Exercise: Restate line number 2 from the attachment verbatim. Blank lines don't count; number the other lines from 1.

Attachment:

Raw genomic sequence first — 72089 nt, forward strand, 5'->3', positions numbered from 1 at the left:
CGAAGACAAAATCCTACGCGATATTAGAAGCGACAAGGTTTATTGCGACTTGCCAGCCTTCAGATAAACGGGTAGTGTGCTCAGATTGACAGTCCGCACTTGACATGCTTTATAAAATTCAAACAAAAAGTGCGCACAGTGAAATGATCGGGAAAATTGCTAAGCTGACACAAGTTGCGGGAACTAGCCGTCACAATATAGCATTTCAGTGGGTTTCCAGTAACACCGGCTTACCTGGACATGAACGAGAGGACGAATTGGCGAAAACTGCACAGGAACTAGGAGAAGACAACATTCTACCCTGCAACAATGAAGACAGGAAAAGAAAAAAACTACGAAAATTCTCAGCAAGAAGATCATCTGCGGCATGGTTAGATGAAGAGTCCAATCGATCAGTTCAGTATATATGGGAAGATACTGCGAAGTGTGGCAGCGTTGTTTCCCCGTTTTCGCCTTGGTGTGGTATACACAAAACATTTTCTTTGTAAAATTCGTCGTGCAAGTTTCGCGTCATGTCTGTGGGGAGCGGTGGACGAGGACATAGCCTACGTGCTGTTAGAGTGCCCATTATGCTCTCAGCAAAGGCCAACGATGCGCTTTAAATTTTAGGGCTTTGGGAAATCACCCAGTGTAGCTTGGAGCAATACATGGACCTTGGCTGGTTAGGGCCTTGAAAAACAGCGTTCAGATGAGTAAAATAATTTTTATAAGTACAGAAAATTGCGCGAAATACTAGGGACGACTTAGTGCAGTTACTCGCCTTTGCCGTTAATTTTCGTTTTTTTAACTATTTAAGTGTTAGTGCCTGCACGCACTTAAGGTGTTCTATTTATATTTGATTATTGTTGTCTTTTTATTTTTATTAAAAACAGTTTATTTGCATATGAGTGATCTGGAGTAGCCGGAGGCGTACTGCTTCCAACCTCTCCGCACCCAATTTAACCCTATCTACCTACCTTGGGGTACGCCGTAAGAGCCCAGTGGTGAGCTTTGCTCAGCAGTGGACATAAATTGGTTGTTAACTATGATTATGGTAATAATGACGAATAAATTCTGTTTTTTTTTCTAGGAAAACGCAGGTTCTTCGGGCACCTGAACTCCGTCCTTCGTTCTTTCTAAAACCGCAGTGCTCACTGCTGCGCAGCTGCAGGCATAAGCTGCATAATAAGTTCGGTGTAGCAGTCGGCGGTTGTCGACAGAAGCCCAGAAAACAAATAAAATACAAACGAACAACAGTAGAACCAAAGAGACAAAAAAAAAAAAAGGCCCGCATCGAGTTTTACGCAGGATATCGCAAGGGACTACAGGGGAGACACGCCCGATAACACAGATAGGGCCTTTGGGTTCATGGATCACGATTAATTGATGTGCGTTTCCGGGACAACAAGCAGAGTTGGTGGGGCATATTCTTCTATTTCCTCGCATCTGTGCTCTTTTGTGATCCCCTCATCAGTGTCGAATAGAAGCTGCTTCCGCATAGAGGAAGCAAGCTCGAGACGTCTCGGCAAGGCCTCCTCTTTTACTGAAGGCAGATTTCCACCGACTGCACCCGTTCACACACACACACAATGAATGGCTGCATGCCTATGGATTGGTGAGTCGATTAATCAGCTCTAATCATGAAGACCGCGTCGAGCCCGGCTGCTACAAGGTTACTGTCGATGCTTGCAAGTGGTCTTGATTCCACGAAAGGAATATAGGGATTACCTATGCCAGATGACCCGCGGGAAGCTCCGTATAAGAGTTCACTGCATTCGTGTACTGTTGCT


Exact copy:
CGAAGACAAAATCCTACGCGATATTAGAAGCGACAAGGTTTATTGCGACTTGCCAGCCTTCAGATAAACGGGTAGTGTGCTCAGATTGACAGTCCGCACTTGACATGCTTTATAAAATTCAAACAAAAAGTGCGCACAGTGAAATGATCGGGAAAATTGCTAAGCTGACACAAGTTGCGGGAACTAGCCGTCACAATATAGCATTTCAGTGGGTTTCCAGTAACACCGGCTTACCTGGACATGAACGAGAGGACGAATTGGCGAAAACTGCACAGGAACTAGGAGAAGACAACATTCTACCCTGCAACAATGAAGACAGGAAAAGAAAAAAACTACGAAAATTCTCAGCAAGAAGATCATCTGCGGCATGGTTAGATGAAGAGTCCAATCGATCAGTTCAGTATATATGGGAAGATACTGCGAAGTGTGGCAGCGTTGTTTCCCCGTTTTCGCCTTGGTGTGGTATACACAAAACATTTTCTTTGTAAAATTCGTCGTGCAAGTTTCGCGTCATGTCTGTGGGGAGCGGTGGACGAGGACATAGCCTACGTGCTGTTAGAGTGCCCATTATGCTCTCAGCAAAGGCCAACGATGCGCTTTAAATTTTAGGGCTTTGGGAAATCACCCAGTGTAGCTTGGAGCAATACATGGACCTTGGCTGGTTAGGGCCTTGAAAAACAGCGTTCAGATGAGTAAAATAATTTTTATAAGTACAGAAAATTGCGCGAAATACTAGGGACGACTTAGTGCAGTTACTCGCCTTTGCCGTTAATTTTCGTTTTTTTAACTATTTAAGTGTTAGTGCCTGCACGCACTTAAGGTGTTCTATTTATATTTGATTATTGTTGTCTTTTTATTTTTATTAAAAACAGTTTATTTGCATATGAGTGATCTGGAGTAGCCGGAGGCGTACTGCTTCCAACCTCTCCGCACCCAATTTAACCCTATCTACCTACCTTGGGGTACGCCGTAAGAGCCCAGTGGTGAGCTTTGCTCAGCAGTGGACATAAATTGGTTGTTAACTATGATTATGGTAATAATGACGAATAAATTCTGTTTTTTTTTCTAGGAAAACGCAGGTTCTTCGGGCACCTGAACTCCGTCCTTCGTTCTTTCTAAAACCGCAGTGCTCACTGCTGCGCAGCTGCAGGCATAAGCTGCATAATAAGTTCGGTGTAGCAGTCGGCGGTTGTCGACAGAAGCCCAGAAAACAAATAAAATACAAACGAACAACAGTAGAACCAAAGAGACAAAAAAAAAAAAAGGCCCGCATCGAGTTTTACGCAGGATATCGCAAGGGACTACAGGGGAGACACGCCCGATAACACAGATAGGGCCTTTGGGTTCATGGATCACGATTAATTGATGTGCGTTTCCGGGACAACAAGCAGAGTTGGTGGGGCATATTCTTCTATTTCCTCGCATCTGTGCTCTTTTGTGATCCCCTCATCAGTGTCGAATAGAAGCTGCTTCCGCATAGAGGAAGCAAGCTCGAGACGTCTCGGCAAGGCCTCCTCTTTTACTGAAGGCAGATTTCCACCGACTGCACCCGTTCACACACACACACAATGAATGGCTGCATGCCTATGGATTGGTGAGTCGATTAATCAGCTCTAATCATGAAGACCGCGTCGAGCCCGGCTGCTACAAGGTTACTGTCGATGCTTGCAAGTGGTCTTGATTCCACGAAAGGAATATAGGGATTACCTATGCCAGATGACCCGCGGGAAGCTCCGTATAAGAGTTCACTGCATTCGTGTACTGTTGCT